Sophomore year of college, I walk into Anthropology class and I see… her. I see her and she glows. She really glows, even better than the movies. My heart knows there is something about her, something kind, warm, and good. It also didn't hurt that she was a beautiful blond.

We fell in love. The type of love where someone can see your soul and you can see theirs in complete vulnerability and acceptance. A type of love where you are committed to each other, would risk everything for each other, and be there for each other. The type of love where, in my insecurity, when I asked her what she liked about me, she said, "Me."

She loved me just for who I was. It was this type of love that healed parts of me that I did not know were broken. And it was easy to ignore the discriminatory rabbi who advised us poor souls, who gave up beautiful soccer practice afternoons to come to dreary Hebrew school, not to intermarry.

Being around her family was a relief in a way that is hard to explain. Her family did not have a certain weight that I noticed my Jewish family did, a certain pessimism, a certain suspicion of everything, a certain questioning of everything, a certain ill-at-ease-ness. Her stepfather was a Presbyterian minister. A close relative tried to warn me about possible problems in this dynamic, though he never said so overtly. He just said something once along the lines of, "You are aware that her step-father is a Presbyterian minister."

Her stepfather was a Presbyterian minister. But that wasn't a problem for us. She didn't believe in Jesus. We both believed in God. We knew love.

It was not a problem though. Not for us. She didn't believe in Jesus. She didn't identify as a Christian. We both believed in God. We knew love.

We were inseparable. We had adventures after adventure. When I started student teaching, she would pick me up after school. She taught me to drive. She came to my grandfather's funeral. She taught me organization. She taught me how to play croquet.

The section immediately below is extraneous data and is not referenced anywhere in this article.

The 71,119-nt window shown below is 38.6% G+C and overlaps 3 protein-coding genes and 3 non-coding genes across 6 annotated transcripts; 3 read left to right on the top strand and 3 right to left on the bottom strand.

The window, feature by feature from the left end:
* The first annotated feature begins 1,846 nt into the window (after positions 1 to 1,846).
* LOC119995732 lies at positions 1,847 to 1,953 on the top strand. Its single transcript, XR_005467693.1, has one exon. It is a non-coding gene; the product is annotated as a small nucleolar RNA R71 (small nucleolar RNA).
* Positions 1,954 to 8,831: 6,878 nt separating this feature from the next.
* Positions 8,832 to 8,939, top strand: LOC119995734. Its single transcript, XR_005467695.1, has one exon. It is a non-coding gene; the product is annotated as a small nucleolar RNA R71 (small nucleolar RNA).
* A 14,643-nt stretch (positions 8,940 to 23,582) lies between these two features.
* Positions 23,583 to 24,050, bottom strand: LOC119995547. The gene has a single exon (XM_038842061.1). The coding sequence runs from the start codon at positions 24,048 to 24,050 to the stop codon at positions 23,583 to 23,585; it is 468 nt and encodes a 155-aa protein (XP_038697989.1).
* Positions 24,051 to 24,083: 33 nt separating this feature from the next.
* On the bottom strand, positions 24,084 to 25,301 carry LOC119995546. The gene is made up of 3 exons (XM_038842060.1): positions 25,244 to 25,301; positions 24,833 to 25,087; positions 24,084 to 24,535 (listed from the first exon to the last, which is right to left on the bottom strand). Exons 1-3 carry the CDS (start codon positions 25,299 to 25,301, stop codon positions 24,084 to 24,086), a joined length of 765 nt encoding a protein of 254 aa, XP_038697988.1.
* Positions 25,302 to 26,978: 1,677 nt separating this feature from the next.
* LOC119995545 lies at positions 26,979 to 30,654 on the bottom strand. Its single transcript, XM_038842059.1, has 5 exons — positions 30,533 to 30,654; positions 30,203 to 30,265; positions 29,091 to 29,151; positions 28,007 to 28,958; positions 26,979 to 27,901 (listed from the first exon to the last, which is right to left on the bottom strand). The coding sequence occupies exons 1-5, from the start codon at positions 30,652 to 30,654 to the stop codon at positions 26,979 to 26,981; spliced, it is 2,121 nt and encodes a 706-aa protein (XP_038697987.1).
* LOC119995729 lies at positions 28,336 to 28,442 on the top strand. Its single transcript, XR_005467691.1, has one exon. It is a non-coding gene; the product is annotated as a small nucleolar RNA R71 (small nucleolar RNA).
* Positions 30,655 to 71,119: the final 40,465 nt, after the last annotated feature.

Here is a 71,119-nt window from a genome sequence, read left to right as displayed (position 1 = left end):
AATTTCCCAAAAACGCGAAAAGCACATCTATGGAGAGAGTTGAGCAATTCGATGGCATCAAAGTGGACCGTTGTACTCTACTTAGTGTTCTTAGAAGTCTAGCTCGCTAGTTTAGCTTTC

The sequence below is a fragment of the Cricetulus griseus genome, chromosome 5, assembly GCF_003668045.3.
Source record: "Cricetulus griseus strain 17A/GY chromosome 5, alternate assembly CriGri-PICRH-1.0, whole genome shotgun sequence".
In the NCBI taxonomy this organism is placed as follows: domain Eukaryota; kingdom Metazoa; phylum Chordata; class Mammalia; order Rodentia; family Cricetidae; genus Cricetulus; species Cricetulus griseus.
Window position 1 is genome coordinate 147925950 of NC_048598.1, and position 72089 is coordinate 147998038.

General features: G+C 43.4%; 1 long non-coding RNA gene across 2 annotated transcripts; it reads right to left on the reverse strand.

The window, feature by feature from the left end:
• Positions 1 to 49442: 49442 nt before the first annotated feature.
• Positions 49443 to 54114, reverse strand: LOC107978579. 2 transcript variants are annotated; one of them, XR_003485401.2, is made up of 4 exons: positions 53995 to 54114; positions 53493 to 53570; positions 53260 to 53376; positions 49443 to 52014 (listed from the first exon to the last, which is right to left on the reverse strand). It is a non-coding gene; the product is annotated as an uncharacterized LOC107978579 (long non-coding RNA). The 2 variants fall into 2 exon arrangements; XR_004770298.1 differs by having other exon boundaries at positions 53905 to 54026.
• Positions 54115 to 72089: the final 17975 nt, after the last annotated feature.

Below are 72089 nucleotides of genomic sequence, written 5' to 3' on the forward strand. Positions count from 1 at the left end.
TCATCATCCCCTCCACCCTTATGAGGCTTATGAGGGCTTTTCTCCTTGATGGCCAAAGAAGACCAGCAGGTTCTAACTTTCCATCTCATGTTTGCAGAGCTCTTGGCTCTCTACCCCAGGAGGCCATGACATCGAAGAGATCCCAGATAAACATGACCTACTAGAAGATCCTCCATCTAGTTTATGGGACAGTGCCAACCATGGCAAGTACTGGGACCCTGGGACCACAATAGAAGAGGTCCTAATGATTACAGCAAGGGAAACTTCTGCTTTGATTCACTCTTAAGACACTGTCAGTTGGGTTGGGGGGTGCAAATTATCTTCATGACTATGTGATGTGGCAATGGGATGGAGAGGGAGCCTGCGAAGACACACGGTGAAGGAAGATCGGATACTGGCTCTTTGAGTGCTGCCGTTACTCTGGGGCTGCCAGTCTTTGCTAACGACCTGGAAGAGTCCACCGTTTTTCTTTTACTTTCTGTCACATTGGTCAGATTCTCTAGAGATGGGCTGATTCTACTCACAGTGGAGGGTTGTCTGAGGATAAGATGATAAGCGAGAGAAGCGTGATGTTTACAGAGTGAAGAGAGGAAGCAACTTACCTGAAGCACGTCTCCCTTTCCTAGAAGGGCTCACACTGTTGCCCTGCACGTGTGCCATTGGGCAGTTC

We had our spots, our places: our pond, our restaurant, our inside jokes, our own world we created together, a world where children of any age are still allowed to play, because we are all still just kids in the park, no matter if they want to call us grown-ups.

Ironically, despite being the diehard liberals that we were, indirectly she was the one who helped me realize the excesses of my America-is-always-wrong liberal mentality. Because if America was always wrong, how could it create her?

I became more interested in Judaism. What was wonderful is that I saw in her and the way she treated me that there was nothing wrong with being Jewish. She saw that Judaism made me happy; ipso facto, Judaism was a good thing. We lit candles together each week.

I proposed. She said yes. She even was okay with a rabbi officiating...as long as it was a woman, feminist that she was.

Problem: How would we raise our kids?

She didn't want them to have a religious identity at all. I wanted them to be unequivocally Jewish.

We discussed and discussed. And after every time I felt it was settled, it wasn't. I talked with a rabbi. "You have to answer this question: Is she the most important thing in the entire world?"

Yes, definitely!

And yet…

It did not feel right. I did not feel right.

The pressure was not coming from the outside. It was coming from within.

We went to see Fiddler on the Roof at the local high school where I was substituting at the time. I had a strange feeling at the end of the show, when the cast was roaming around the auditorium joyfully in their nostalgic costumes. Seeing them in their fake beards lead me to an uncomfortable idea: "In this space of pretend, you can be Jewish. In a box, for fun, it's safe; you can be Jewish. But not outside.